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Kilgore Fire Department to start inspecting oil sites

By Richard Yeakley
June 10, 2015 at 4 a.m.


KILGORE — Responding to an increase in complaints about unmaintained oil sites, the Kilgore City Council on Tuesday approved a plan for the Kilgore Fire Department to begin proactive inspections.

"We have recent citizen complaints," Assistant Fire Chief Mike Simmons said, while pitching the proposal. "With a proactive approach, you get a lot more compliance. It is a lot better program, and you have the interaction there on a regular basis with these individuals instead of waiting until something gets to the point where it is a complete eyesore and a dangerous situation."

Neither Simmons nor Fire Marshal Brandon Bigos were comfortable saying what percentage of the city's roughly 250 oil well sites are not up to code.

"Driving around, just visually, there are quite a few," Simmons said.

The department previously responded to wells that they noticed were noncompliant or ones about which residents complained.

The city has regulated the sites since the 1930s or 1940s, and the most recent update to the code came in 2014, Simmons said.

Under the new plan, which Bigos will lead, the city's wells will be inspected.

"I really think that ... if we just talk them, I think we will get a lot of compliance out of them. They don't want to be destructive. Sometimes it's not intentional; it is just an old site," Simmons said. "I think it is going to be a successful program."

If they are found in violation, a letter will be issued, and the owner will have 30 days to address the issue.

If nothing is done during the first 30-day period, a second letter will be issued and another 30-day period will commence.

After 60 days of notified noncompliance, the department will issue a citation. That citation could reach as much as $2,000 depending on the severity of lack of compliance.

"I am really excited, because this is something that I am really interested in. This is our history, and above all the other cities, we need to be shining more than anyone else," Councilwoman Merlyn Holmes said. "I appreciate you guys going to this effort."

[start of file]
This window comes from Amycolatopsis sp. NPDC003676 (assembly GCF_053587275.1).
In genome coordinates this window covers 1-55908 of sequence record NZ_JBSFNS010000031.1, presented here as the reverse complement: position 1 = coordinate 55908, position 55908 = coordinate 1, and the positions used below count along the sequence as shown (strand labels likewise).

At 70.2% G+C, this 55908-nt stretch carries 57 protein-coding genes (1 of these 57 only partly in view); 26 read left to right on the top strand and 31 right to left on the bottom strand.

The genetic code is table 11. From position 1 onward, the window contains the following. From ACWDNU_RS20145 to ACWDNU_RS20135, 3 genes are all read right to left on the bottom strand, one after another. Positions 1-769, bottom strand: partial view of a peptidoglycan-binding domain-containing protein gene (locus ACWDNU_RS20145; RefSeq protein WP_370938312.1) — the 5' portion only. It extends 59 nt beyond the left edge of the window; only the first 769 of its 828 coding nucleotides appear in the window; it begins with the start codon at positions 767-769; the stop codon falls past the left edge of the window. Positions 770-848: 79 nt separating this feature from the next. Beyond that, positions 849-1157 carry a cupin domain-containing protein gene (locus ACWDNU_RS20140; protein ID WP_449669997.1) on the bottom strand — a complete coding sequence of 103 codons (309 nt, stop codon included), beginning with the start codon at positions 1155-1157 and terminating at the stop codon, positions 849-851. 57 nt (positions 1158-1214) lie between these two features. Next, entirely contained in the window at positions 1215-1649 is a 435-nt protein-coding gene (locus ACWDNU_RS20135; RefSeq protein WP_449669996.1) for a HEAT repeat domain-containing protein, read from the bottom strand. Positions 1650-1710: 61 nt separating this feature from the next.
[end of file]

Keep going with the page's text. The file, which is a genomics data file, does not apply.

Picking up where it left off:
Councilman Harvey McClendon said the city has talked about this in years past but didn't know where it would find the manpower to do the inspections.

"A big emphasis in the future of the fire service is inspections. We get ISO credit for doing inspections, and the more inspections we do, the more credit we get," Simmons said. "It's a big emphasis over the next 10 years in the fire service, because there are a lot of aging structures and facilities out there that haven't been inspected on a regular basis. We are trained and certified to do this for a living, so it just makes sense for us to step in and assist in this area, because it is really what we are trained to do — mitigate hazards in our city."

City Manager Josh Selleck said one of the first objectives of the program will be to locate and assess each site in the city.

Simmons said that while Bigos would lead the program, the fire department would work together to handle the inspections.

The city's codes for oil wells contain some provisions for the sites.

Those provisions include: fencing around the sites 7 feet tall, with three stands of barbed wire that is kept locked and maintained; identification signage with local emergency contact numbers, the well operator, lease name and identifying buried flow lines; and landscaping that is clean and sanitary, free from litter and clear of weeds and grass more than a foot high.

The council also approved the annexation of 0.62 acres of land at 572 E. Baughman Road. The land had been excluded from a previous annexation due to a development agreement but was brought into the city because a home was being constructed on the land.

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